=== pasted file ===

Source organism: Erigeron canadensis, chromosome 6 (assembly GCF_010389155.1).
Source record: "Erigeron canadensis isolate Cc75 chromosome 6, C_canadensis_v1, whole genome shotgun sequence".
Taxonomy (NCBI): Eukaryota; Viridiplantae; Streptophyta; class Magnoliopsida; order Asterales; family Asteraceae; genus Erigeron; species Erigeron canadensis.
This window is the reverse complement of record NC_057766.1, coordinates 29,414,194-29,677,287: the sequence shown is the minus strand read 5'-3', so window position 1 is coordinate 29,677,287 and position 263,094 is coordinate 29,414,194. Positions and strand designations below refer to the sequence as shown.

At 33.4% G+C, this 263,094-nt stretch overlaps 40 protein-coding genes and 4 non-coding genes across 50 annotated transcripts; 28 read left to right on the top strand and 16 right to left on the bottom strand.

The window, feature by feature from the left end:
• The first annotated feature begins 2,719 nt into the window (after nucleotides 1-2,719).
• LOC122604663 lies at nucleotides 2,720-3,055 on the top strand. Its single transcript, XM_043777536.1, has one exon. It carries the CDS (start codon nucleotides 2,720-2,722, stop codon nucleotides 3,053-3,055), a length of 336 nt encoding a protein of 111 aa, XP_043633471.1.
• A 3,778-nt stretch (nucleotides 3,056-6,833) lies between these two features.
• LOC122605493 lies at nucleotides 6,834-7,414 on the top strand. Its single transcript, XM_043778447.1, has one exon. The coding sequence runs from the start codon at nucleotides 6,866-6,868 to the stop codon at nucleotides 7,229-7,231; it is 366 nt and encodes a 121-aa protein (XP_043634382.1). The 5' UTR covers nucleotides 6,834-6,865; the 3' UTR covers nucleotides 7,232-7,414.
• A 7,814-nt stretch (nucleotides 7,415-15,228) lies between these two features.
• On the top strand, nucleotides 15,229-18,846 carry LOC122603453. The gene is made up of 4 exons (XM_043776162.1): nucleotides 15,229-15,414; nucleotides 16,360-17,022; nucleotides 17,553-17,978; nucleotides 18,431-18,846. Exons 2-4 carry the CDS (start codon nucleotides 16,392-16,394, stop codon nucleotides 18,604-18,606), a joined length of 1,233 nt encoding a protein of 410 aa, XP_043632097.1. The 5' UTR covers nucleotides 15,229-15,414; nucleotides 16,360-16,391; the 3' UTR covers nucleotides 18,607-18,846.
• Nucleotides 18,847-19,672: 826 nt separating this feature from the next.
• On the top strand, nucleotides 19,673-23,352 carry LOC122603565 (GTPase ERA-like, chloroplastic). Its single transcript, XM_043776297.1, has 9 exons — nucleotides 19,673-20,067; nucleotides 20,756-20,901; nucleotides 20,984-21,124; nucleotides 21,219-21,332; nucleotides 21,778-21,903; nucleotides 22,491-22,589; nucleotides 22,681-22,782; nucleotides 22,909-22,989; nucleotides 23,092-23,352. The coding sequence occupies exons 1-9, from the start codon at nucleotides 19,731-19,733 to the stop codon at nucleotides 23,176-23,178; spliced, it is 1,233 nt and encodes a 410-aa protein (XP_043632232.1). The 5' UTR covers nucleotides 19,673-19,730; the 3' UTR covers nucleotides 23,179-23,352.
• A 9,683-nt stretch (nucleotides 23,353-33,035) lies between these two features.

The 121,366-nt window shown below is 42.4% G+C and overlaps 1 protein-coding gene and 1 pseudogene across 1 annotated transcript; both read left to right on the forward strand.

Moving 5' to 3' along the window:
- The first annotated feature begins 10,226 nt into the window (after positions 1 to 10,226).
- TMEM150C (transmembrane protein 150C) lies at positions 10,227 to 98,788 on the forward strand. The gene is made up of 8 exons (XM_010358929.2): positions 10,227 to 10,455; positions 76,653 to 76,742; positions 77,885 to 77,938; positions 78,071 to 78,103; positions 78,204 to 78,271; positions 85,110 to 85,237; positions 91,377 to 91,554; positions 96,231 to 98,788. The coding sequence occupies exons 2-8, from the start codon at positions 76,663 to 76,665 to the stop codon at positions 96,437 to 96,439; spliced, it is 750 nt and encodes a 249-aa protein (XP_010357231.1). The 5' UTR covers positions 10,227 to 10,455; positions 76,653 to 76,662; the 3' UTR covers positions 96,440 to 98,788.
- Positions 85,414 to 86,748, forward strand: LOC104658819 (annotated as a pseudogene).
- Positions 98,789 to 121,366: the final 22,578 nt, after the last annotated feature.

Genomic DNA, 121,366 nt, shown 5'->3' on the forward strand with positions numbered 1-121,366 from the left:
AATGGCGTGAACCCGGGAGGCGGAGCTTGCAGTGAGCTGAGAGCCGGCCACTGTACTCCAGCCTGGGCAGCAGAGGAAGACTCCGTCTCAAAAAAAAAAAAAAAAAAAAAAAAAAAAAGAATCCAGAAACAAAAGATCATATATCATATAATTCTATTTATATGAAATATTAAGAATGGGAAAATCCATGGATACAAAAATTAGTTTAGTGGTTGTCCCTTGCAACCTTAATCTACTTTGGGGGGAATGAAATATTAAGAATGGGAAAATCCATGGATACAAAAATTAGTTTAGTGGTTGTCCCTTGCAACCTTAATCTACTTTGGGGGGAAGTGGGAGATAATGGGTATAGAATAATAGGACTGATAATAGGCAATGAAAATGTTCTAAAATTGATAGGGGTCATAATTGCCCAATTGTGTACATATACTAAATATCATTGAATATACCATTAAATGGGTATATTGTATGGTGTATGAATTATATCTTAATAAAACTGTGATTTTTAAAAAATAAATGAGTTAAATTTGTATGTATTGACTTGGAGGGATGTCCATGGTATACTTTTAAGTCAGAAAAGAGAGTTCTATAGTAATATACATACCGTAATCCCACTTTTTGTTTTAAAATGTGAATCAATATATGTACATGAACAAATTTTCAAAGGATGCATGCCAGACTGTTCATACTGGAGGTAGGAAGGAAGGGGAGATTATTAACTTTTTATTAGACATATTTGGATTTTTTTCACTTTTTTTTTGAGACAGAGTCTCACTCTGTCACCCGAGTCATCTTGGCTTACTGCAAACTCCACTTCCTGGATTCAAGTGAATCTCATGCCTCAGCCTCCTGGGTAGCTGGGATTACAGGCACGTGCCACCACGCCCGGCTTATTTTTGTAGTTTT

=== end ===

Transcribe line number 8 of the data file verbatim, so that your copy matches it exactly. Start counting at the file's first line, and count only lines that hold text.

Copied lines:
• LOC122604663 lies at nucleotides 2,720-3,055 on the top strand. Its single transcript, XM_043777536.1, has one exon. It carries the CDS (start codon nucleotides 2,720-2,722, stop codon nucleotides 3,053-3,055), a length of 336 nt encoding a protein of 111 aa, XP_043633471.1.